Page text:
• The Role of Startups in an Emerging Economy: Kenya

    In the latest issue of Technology Review, David Talbot takes a look at an emerging market in Kenya.  A group of homegrown entrepreneurs are matching the utility of cellphones with the need for better delivery of health care.  It is a reminder that technology used effectively can be an important bridge to better services--but it is the people with the ideas and ability to understand the marketplace that matter.  And the technology need not be the latest and greatest.  It isn't smartphones and iPads providing the network tools for Nairobi's tech startups, but more basic cell phones.  

    Talbot profiles many members of Kenya's innovative startups, including those who are part of an incubator called iHub, which has pulled in support from the community and from major multinationals Nokia and Google:

    The incubator opened in 2010 and now counts more than 6,000 members, with an average of 1,000 new applications a year. Most members are merely part of iHub's online community, but more than 250 of them use the space. Some 40 companies have launched from iHub, and 10 have received seed funding from venture capitalists. The most successful so far is Kopo Kopo, which helps merchants manage payments from M-Pesa and similar services. One key to iHub's growth is that Kenya's IT infrastructure has improved significantly. The first Internet fiber connection landed at the Kenyan coast in 2009 (previous service had come through satellite dishes in the Rift Valley), and the country's first truly mass-market Android smart phone went on sale in 2010, for $80. Safaricom now counts 600,000 smart phones of all kinds on its network and expects them to make up 80 percent of the market by 2014.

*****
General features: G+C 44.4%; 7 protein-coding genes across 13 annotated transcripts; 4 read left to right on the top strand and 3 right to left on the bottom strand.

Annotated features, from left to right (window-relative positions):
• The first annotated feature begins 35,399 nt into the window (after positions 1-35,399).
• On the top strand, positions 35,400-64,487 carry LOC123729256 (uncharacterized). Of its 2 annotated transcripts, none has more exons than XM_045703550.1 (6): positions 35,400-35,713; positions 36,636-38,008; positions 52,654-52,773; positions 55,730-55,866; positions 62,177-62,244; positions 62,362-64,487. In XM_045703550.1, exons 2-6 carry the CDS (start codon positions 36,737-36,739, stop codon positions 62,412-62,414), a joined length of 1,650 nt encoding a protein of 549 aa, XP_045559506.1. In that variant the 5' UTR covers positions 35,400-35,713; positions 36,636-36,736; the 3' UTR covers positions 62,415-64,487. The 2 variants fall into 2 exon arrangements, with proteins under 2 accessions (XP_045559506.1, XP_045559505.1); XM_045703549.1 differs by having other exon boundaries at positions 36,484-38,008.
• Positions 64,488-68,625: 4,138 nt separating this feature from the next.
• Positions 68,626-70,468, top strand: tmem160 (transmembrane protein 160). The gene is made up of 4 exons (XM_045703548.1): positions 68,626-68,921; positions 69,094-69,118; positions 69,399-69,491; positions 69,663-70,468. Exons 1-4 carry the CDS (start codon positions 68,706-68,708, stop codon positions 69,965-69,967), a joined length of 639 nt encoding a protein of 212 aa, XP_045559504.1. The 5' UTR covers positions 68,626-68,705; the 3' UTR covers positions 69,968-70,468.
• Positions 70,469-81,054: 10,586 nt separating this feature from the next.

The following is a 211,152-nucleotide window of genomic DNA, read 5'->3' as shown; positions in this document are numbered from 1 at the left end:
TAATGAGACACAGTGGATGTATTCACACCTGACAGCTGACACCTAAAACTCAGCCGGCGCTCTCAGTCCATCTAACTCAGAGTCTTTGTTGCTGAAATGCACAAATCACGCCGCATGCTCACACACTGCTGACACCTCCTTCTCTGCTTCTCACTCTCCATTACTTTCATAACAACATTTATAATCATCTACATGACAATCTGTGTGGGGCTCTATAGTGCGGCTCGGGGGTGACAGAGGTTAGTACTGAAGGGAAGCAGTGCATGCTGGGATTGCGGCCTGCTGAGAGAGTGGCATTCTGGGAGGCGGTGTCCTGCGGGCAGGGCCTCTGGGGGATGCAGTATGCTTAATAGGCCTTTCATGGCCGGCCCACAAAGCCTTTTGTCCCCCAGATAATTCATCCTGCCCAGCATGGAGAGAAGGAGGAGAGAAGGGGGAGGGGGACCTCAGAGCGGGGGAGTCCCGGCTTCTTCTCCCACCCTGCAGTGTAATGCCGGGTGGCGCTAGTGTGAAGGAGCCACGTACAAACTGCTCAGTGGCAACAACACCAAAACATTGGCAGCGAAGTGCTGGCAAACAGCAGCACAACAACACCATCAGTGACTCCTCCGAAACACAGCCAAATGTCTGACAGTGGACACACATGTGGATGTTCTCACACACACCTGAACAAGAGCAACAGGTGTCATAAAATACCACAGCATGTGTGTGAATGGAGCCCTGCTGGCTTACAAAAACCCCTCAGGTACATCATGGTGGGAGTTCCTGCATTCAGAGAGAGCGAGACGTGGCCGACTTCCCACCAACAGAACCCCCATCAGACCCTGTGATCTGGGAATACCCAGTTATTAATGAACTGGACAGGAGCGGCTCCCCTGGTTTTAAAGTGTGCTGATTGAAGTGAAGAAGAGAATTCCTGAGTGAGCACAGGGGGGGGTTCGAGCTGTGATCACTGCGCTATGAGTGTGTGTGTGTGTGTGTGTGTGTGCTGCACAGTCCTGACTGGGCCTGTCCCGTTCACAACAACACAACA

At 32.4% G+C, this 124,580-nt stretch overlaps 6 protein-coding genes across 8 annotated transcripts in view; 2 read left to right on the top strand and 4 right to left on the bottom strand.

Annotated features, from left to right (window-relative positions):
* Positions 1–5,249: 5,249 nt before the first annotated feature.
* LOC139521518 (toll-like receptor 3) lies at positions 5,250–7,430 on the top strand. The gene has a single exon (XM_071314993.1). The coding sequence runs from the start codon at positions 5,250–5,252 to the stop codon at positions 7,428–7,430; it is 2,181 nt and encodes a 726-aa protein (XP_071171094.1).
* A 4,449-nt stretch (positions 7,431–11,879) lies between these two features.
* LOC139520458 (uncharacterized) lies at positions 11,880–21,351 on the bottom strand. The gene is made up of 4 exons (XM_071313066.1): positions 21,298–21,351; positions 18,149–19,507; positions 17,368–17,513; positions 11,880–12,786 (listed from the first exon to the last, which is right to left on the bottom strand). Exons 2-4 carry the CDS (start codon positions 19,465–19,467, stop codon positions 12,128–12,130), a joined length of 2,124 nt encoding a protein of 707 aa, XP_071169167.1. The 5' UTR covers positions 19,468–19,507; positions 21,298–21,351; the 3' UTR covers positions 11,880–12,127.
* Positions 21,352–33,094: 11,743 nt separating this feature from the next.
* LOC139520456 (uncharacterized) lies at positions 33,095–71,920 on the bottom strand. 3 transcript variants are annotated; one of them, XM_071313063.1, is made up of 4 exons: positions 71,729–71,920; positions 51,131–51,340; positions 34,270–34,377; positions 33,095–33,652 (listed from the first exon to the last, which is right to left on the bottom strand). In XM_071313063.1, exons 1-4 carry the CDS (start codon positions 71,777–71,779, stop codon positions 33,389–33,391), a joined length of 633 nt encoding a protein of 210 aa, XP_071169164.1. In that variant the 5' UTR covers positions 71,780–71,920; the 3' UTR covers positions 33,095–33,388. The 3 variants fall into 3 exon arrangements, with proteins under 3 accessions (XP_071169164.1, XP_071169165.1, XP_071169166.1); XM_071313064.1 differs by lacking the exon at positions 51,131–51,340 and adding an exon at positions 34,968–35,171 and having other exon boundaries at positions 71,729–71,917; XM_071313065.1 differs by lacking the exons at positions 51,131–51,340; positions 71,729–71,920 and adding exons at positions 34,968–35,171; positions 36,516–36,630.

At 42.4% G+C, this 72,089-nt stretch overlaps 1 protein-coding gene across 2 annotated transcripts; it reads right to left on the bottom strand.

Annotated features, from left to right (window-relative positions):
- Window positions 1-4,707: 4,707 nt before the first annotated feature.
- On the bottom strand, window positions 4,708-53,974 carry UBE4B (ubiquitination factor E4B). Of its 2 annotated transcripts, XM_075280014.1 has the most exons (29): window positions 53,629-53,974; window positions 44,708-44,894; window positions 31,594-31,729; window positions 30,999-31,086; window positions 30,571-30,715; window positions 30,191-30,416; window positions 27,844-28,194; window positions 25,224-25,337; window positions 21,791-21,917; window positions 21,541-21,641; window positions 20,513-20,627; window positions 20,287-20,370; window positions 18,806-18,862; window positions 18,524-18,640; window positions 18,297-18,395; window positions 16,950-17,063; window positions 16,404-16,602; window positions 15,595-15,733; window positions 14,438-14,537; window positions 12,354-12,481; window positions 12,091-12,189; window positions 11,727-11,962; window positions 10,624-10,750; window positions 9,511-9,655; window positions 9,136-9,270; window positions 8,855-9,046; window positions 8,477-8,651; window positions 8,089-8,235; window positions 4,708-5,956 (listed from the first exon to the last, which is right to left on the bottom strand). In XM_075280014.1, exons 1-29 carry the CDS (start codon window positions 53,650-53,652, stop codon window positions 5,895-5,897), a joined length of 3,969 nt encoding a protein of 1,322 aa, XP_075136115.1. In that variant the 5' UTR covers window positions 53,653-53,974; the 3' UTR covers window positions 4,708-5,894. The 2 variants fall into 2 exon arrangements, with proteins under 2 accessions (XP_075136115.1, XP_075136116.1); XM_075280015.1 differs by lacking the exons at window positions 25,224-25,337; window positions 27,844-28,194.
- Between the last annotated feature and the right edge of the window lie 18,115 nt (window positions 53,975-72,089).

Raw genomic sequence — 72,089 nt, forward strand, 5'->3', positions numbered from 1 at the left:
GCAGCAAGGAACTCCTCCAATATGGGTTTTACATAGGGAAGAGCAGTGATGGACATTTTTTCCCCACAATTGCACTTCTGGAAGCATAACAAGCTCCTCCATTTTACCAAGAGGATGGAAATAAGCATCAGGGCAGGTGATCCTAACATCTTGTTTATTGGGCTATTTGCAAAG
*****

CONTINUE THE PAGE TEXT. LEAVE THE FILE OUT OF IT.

Inevitably, this petri dish produced a mobile health startup. Shimba Technologies, led by a couple of University of Nairobi graduates named Steve Mutinda Kyalo and Keziah Mumo, created a platform called MedAfrica with the simple goal of providing basic health information to Kenyans in the face of the national doctor shortage. So far, MedAfrica offers lists of doctors and dentists taken from government registries, plus menus for finding basic first-aid and diagnostic information. "What we want is for the common man to have the right information in his hand," says Kyalo, the company's CEO. "We can't replace the doctors, can't replace the hospitals, but we can improve access to relevant information.

    MedAfrica illustrates the power of local entrepreneurship. Though it has few connections with the medical community or the health ministry, its health-care app has been downloaded on  43,000 phones, and the company is still only halfway through $100,000 in seed funding. The service can be delivered through an app or through a mobile Web interface (nearly all Kenyans who access the Internet do so through mobile devices). Soon it will be available through SMS—an essential feature, because 85 percent of Kenyan mobile-phone owners don't yet have Web access. Kyalo hopes to aggregate other medical apps on the platform and ultimately sell sponsored messages from pharmaceutical companies, health-care providers, and others.